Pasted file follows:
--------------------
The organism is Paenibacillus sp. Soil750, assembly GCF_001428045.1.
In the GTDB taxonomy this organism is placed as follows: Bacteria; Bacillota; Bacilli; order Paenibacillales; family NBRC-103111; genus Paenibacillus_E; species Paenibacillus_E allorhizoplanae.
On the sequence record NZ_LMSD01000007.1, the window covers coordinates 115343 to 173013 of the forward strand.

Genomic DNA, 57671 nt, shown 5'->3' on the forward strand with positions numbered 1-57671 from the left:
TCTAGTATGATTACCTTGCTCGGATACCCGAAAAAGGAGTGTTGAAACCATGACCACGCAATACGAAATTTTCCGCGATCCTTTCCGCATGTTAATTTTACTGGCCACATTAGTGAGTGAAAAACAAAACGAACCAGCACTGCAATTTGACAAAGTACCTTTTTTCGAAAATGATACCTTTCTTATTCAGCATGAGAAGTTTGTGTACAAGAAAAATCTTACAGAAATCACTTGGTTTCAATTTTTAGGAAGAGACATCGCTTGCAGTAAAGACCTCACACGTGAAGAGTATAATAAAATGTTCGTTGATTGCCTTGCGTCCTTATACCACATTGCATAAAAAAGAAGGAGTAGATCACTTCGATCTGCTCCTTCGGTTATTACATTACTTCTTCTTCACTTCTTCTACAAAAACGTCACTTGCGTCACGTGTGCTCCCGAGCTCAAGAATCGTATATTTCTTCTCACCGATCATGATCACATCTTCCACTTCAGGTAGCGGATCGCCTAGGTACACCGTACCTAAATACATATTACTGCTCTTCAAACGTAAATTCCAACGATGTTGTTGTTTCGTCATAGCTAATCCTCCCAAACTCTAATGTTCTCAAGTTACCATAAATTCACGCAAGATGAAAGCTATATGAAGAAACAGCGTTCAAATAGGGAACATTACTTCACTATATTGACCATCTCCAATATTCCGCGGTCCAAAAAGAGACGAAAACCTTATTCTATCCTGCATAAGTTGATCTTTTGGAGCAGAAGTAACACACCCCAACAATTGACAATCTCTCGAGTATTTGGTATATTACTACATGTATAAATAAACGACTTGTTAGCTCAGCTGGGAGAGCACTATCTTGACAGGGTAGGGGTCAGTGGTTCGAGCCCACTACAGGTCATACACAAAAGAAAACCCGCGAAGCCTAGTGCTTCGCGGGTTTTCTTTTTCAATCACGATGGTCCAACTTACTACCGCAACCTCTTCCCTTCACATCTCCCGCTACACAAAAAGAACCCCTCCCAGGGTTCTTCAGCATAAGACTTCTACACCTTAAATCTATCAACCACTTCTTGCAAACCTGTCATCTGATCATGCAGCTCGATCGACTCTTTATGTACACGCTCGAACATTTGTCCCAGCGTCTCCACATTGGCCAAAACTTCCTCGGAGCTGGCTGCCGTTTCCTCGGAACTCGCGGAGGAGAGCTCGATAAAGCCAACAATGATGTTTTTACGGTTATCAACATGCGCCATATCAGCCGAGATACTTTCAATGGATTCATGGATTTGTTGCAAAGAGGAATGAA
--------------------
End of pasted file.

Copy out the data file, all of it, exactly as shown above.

The organism is Paenibacillus sp. Soil750, assembly GCF_001428045.1.
In the GTDB taxonomy this organism is placed as follows: Bacteria; Bacillota; Bacilli; order Paenibacillales; family NBRC-103111; genus Paenibacillus_E; species Paenibacillus_E allorhizoplanae.
On the sequence record NZ_LMSD01000007.1, the window covers coordinates 115343 to 173013 of the forward strand.

Genomic DNA, 57671 nt, shown 5'->3' on the forward strand with positions numbered 1-57671 from the left:
TCTAGTATGATTACCTTGCTCGGATACCCGAAAAAGGAGTGTTGAAACCATGACCACGCAATACGAAATTTTCCGCGATCCTTTCCGCATGTTAATTTTACTGGCCACATTAGTGAGTGAAAAACAAAACGAACCAGCACTGCAATTTGACAAAGTACCTTTTTTCGAAAATGATACCTTTCTTATTCAGCATGAGAAGTTTGTGTACAAGAAAAATCTTACAGAAATCACTTGGTTTCAATTTTTAGGAAGAGACATCGCTTGCAGTAAAGACCTCACACGTGAAGAGTATAATAAAATGTTCGTTGATTGCCTTGCGTCCTTATACCACATTGCATAAAAAAGAAGGAGTAGATCACTTCGATCTGCTCCTTCGGTTATTACATTACTTCTTCTTCACTTCTTCTACAAAAACGTCACTTGCGTCACGTGTGCTCCCGAGCTCAAGAATCGTATATTTCTTCTCACCGATCATGATCACATCTTCCACTTCAGGTAGCGGATCGCCTAGGTACACCGTACCTAAATACATATTACTGCTCTTCAAACGTAAATTCCAACGATGTTGTTGTTTCGTCATAGCTAATCCTCCCAAACTCTAATGTTCTCAAGTTACCATAAATTCACGCAAGATGAAAGCTATATGAAGAAACAGCGTTCAAATAGGGAACATTACTTCACTATATTGACCATCTCCAATATTCCGCGGTCCAAAAAGAGACGAAAACCTTATTCTATCCTGCATAAGTTGATCTTTTGGAGCAGAAGTAACACACCCCAACAATTGACAATCTCTCGAGTATTTGGTATATTACTACATGTATAAATAAACGACTTGTTAGCTCAGCTGGGAGAGCACTATCTTGACAGGGTAGGGGTCAGTGGTTCGAGCCCACTACAGGTCATACACAAAAGAAAACCCGCGAAGCCTAGTGCTTCGCGGGTTTTCTTTTTCAATCACGATGGTCCAACTTACTACCGCAACCTCTTCCCTTCACATCTCCCGCTACACAAAAAGAACCCCTCCCAGGGTTCTTCAGCATAAGACTTCTACACCTTAAATCTATCAACCACTTCTTGCAAACCTGTCATCTGATCATGCAGCTCGATCGACTCTTTATGTACACGCTCGAACATTTGTCCCAGCGTCTCCACATTGGCCAAAACTTCCTCGGAGCTGGCTGCCGTTTCCTCGGAACTCGCGGAGGAGAGCTCGATAAAGCCAACAATGATGTTTTTACGGTTATCAACATGCGCCATATCAGCCGAGATACTTTCAATGGATTCATGGATTTGTTGCAAAGAGGAATGAA